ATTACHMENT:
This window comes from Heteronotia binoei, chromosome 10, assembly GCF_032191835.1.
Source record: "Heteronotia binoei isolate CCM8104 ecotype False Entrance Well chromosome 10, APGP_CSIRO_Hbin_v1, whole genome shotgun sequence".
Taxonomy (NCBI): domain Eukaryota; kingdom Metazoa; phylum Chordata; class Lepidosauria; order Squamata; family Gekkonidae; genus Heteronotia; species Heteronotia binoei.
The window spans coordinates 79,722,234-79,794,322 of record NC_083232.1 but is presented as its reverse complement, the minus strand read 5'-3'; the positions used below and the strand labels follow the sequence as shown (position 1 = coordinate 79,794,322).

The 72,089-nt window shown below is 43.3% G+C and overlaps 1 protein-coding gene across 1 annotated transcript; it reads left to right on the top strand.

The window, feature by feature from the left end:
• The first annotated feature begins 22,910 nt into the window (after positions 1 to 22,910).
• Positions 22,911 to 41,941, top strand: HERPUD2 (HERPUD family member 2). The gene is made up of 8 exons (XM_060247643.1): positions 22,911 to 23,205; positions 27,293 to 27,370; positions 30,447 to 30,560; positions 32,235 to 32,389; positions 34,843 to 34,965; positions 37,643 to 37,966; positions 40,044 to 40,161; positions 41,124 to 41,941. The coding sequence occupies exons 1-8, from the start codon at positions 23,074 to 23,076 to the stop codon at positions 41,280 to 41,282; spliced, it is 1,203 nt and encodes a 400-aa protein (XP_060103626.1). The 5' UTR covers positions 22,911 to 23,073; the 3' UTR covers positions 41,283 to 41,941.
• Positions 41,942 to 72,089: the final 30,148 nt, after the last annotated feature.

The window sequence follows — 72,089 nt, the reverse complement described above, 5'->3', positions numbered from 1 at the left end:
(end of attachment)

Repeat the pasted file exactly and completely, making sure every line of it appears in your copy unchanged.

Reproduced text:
This window comes from Heteronotia binoei, chromosome 10, assembly GCF_032191835.1.
Source record: "Heteronotia binoei isolate CCM8104 ecotype False Entrance Well chromosome 10, APGP_CSIRO_Hbin_v1, whole genome shotgun sequence".
Taxonomy (NCBI): domain Eukaryota; kingdom Metazoa; phylum Chordata; class Lepidosauria; order Squamata; family Gekkonidae; genus Heteronotia; species Heteronotia binoei.
The window spans coordinates 79,722,234-79,794,322 of record NC_083232.1 but is presented as its reverse complement, the minus strand read 5'-3'; the positions used below and the strand labels follow the sequence as shown (position 1 = coordinate 79,794,322).

The 72,089-nt window shown below is 43.3% G+C and overlaps 1 protein-coding gene across 1 annotated transcript; it reads left to right on the top strand.

The window, feature by feature from the left end:
• The first annotated feature begins 22,910 nt into the window (after positions 1 to 22,910).
• Positions 22,911 to 41,941, top strand: HERPUD2 (HERPUD family member 2). The gene is made up of 8 exons (XM_060247643.1): positions 22,911 to 23,205; positions 27,293 to 27,370; positions 30,447 to 30,560; positions 32,235 to 32,389; positions 34,843 to 34,965; positions 37,643 to 37,966; positions 40,044 to 40,161; positions 41,124 to 41,941. The coding sequence occupies exons 1-8, from the start codon at positions 23,074 to 23,076 to the stop codon at positions 41,280 to 41,282; spliced, it is 1,203 nt and encodes a 400-aa protein (XP_060103626.1). The 5' UTR covers positions 22,911 to 23,073; the 3' UTR covers positions 41,283 to 41,941.
• Positions 41,942 to 72,089: the final 30,148 nt, after the last annotated feature.

The window sequence follows — 72,089 nt, the reverse complement described above, 5'->3', positions numbered from 1 at the left end: